By Chris Lane
By Angelica Leicht
By Corey Deiterman
By Angelica Leicht
By Corey Deiterman
By Corey Deiterman
By Corey Deiterman
Fenix TX's ship has come in. And it's called the S.S. MTV.
Homeboys just better know where the life preservers are.
"All My Fault," off the band's 1999 self-titled Universal debut, will appear on the soundtrack to MTV's first made-for-TV movie, Jailbait! A dark comedy in which an 18-year-old high school senior, Adam Fisher, impregnates an underage sophomore, Gynger, the telepic premieres Sunday, April 16, at 8 p.m. Its plot and food-for-thought theme ("What exactly is statutory rape?") nicely dovetail with the main idea of the Fenix TX track: "And I know I deserve to be alone / 'cause everything's my fault." Can't you just hear these words coming from Adam's mouth now?
The video for the song is also getting major play. Featuring the band -- vocalist Will Powers, guitarist Dumpster Dan, drummer Donnie Vomit and bassist Adam Atomic -- the video shows Fenix TX as it pseudo-performs/lip-synchs in some comfortably dank basement or garage. Clips from the movie, including drool-inducing close-ups of said jailbait, are interspersed between shots of the band. The video, and assorted movie clips, can be seen at www.mtv.com at its Jailbait! link.
The video debuted Monday, April 3, on MTV's Total Request Live (or, in coolspeak, TRL) at the end of the hour-long program, not as part of the show's Top Ten voter-requested countdown (of which the Backstreet Boys' new one was numero uno).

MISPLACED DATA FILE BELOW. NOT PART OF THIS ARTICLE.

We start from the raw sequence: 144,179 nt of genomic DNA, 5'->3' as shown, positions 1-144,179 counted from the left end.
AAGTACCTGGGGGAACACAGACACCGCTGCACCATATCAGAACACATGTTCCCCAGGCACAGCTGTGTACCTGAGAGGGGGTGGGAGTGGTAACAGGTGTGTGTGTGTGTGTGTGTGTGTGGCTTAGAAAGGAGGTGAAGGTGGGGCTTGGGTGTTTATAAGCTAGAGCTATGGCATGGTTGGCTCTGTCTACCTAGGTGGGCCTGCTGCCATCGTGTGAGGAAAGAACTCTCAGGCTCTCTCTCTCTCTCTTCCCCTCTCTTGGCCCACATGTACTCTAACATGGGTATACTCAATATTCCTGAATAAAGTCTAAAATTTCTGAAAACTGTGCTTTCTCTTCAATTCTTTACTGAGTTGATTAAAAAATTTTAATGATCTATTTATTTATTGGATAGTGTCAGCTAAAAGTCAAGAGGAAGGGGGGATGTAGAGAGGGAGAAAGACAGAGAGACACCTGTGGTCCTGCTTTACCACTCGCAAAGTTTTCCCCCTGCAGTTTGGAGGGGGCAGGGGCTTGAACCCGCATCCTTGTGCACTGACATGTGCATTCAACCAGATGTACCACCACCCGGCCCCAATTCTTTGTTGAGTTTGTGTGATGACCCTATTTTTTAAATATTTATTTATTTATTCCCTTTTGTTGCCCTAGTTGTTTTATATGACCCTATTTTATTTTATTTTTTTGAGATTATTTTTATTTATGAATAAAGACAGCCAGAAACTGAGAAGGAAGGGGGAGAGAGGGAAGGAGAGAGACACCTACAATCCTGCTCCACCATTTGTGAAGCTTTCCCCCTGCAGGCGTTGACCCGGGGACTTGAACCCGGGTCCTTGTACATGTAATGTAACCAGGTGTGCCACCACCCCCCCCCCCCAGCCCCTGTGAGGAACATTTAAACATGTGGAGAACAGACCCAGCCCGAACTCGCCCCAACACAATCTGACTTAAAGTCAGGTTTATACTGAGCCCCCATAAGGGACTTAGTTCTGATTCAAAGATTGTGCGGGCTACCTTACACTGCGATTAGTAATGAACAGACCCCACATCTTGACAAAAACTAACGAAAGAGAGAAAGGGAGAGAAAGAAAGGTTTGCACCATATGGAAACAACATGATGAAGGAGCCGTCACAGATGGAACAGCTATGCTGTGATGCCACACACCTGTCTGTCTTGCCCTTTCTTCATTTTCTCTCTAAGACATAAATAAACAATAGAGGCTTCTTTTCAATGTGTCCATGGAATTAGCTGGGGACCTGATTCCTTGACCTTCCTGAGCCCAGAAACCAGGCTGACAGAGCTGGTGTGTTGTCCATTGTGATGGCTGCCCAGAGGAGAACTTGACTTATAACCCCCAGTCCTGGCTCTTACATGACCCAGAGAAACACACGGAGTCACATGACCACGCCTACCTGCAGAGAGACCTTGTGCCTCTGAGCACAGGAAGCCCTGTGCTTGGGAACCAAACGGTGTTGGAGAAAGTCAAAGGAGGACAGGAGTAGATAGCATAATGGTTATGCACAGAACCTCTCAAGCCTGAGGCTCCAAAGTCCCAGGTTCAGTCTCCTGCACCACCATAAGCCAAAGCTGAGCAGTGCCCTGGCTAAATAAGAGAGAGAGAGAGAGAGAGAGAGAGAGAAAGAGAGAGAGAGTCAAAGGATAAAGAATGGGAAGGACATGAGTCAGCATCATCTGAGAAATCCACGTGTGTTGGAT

TRL, cablecast daily from MTV Central, in Times Square, reaches about a million watchers, nearly all of whom are impressionable teens, the kind of kids who say "how high?" when host and heartthrob Carson Daly says, "Push your father's MasterCard limit on new CDs by these bands." Just having Daly breathe the name "Fenix TX," which he did and almost screwed up last week, is exposure nonpareil. Imagine the hordes of teenyboppers repeating these words like a mantra all the way to the record store: "Fenix TX, Fenix TX, oh, Carson, Fenix TX"
The danger an upstart act such as Fenix TX faces in appealing mostly to MTV-heads is that the band may get the CD sale but not the heart. Today's teens, MTV's target audience, become yesterday's grown-ups as today's Backstreet Boys become yesterday's New Kids on the Block (or N.K.O.T.B., if you're nasty). The two go hand in hand.
Though teen and young-adult spending on music is down, according to the Recording Industry Association of America, dropping from 33 percent in 1997 to 28 percent in 1999, teens remain the driving force in the music biz. Many sources point to teens as the reason album sales are at an all-time high. A teen will purchase an entire CD for one song. One song! Apparently discretion among teens as to how discretionary income is spent barely exists.
This disposable attitude toward music hurts those who envision careers as musicians. Band allegiance, like following the Grateful Dead through disco, diminishes among teens like crushes after graduation with every TRL pick of the week or "Who's Hot?" teen mag column ('cause you know right next to "Who's Hot?" is "Who's Not," which is usually filled with former "Who's Hot?" faves).
And since teens are avid consumers, they set the pace for all of pop culture. You think Time magazine or the Todayshow would devote so much attention to the likes of Ricky Martin and the Backstreet Boys without all those screaming teens, credit cards aloft, in the background? The United States' three million teens spent $153 billion on movies, clothes, music and other assorted goodies in 1999, according to Teenage Research Unlimited, an Illinois-based marketing firm.